10. 10. Habitat & Association with Foods  Listeria species (spp.) are found in the environment. Isolated from:  Residual waters  Animal feed  Fresh and frozen chicken  Produced and processed foods  uncooked meats and vegetables  Raw milk, Cheese  Faecal matter  The gastro-intestinal tract (even asymptomatic organisms 20%)  Decomposing organic matter  The soil
  11. 11. Lesteriosis  Most susceptible population:  Elderly (>60 years)  Pregnant women: 1 of 3 cases  Immuno-compromised individuals: Eg HIV patients Newborns <1 year) Weak immune system!!
  12. 12. THE ENVASION MECHANISMS
  13. 13. Infection process Listeria monocytogenes (LM) is able to cross all body barriers : Intestinal, blood-brain..
  14. 14. Stages of cell infection • Adhesion at the cellular surface • Entry into cell : bacteria are entrapped into a vacuole → “zipper mechanism” : interaction of rcp-ligand • Escape from the vacuole • Multiplication • Actin polymerization • Intracellular Movement thanks to Actin tail. • Cell to cell spread.
  15. 15. Genome of Listeria L. monocytogenes genome = 2 944 528 bp 0 plasmid 90,3% coding L. Innocua genome = 3 011 209 bp 1 plasmid 90,3% coding L.Innocua shares 2523 orthologous genes with L. monocytogenes,
  16. 16. Virulence genes
  17. 17. The Boss: PrfA  Family of Crp: “cyclic AMP receptors”  First gene expressed  A master regulatory protein; integrates a number of environmental signals and activates a set of key virulence factors during host infection  Activation depends on a lot of conditions/factors..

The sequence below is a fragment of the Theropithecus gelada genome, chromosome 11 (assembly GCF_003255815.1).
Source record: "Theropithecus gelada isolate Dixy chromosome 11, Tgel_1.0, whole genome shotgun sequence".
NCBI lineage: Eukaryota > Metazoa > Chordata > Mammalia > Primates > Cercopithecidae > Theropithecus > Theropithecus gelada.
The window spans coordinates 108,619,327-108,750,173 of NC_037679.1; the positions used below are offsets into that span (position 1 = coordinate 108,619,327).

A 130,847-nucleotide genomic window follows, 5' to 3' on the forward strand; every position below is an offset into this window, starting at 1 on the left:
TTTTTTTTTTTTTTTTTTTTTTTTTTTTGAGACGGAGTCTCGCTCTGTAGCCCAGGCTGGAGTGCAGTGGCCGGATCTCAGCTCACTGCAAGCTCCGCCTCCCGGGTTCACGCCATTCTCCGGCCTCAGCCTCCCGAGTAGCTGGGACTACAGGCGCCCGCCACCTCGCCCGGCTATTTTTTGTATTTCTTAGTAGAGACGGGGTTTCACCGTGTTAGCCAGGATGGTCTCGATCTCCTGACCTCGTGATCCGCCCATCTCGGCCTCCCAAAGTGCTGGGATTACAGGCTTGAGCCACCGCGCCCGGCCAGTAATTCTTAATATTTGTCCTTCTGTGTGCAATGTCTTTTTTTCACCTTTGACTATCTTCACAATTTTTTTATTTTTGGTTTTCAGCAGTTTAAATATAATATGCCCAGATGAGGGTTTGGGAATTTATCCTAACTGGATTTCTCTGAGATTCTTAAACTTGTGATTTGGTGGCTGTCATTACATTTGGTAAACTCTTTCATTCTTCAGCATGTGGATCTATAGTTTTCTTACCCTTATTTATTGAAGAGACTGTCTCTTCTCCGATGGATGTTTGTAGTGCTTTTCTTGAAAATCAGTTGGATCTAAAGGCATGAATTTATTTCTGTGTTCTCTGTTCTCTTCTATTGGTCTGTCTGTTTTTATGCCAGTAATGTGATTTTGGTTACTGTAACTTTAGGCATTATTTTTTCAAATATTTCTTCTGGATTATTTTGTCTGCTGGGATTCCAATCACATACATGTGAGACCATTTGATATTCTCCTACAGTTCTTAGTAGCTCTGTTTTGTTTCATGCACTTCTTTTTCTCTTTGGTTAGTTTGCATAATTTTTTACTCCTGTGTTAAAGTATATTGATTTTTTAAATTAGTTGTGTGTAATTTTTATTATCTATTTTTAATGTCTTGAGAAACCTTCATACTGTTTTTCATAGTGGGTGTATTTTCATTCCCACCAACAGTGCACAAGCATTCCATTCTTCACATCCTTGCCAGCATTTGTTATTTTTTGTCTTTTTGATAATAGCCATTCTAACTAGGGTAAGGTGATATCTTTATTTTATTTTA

18. 18. InlA E-cadherin
  19. 19. Inl.A – E.cadherin InlA- E.cadherin InlA # E.cadherin
  20. 20. LLO PLCs Entry Escape
  21. 21. PI-PLC PC-PLC LLO
  22. 22. Vacuole Lysis  Listeriolysin O (LLO)  Fam: Cholesterol-Dependant Cytolysin (CDC)  LLO: Major & first identified virulence factor, its ability is to create pores in the membranes  PI-PLC & PC-PLC are speciphic phospholipases  help LLO with vacuole lysis
  23. 23. Fig 7. Schematic representation of LLO membrane disruptive action.
  24. 24. ActA+Arp 2/3 complex Escape PLC Actin Based Motility
  25. 25. Actin-based motility  ActA forms a complex with Arp2/3  Actin molecules are added to the free barbed ends of the complex = Filaments
  26. 26. Act A Arp2/3 complex Actin polymerization Actin-based Motility Tie it together
  27. 27. Control factors(Conditions) governing the transcription  The glutathione uptake: the more = the more  The environmental cellobiose: the less = the more  Sigma factor (σ): regulator, protector and very essential inside the intestine, controls PrfA  VirR/S: Coordinatior of surface components modification and in the antimicrobial resistance: inhances resistance + agility
  28. 28.  CodY: regulator of metabolism inside the host cells; capable of controling PrfA  MogR: repressor of flagellin formation; depending on the temperature
  29. 29. Novelties! The overlapping lasRNA can act as a negative regulator for genes encoded on the opposite strand, but it can also be used as an mRNA for the genes encoded on the same strand
  30. 30. How to Treat your Listeria  Ampicillin  Gentamicin  Chloramphenicol
  31. 31. Antibiotics  Ampicilin  Inhibits the third and final stage of bacterial cell wall synthesis  Gentamicin  It inhibits metabolic activities in the bacteria. It binds to a site on the bacterial ribosome, causing the genetic code to be misread  Chloramphenicol  Stops bacterial growth by inhibiting the enzyme “peptide transferase”
  32. 32. THANKS!
  • pasawaykalang

    Apr. 14, 2020
  • ssuser5e308f

    Apr. 2, 2018
  • HaEn1

    Jul. 26, 2017
  • sabituzainulabideen

    Apr. 29, 2017

A thorought study of Listeria monocytogenes and its toxicity. Go briefly into its invasion mechanisms and some of the transcription control factors.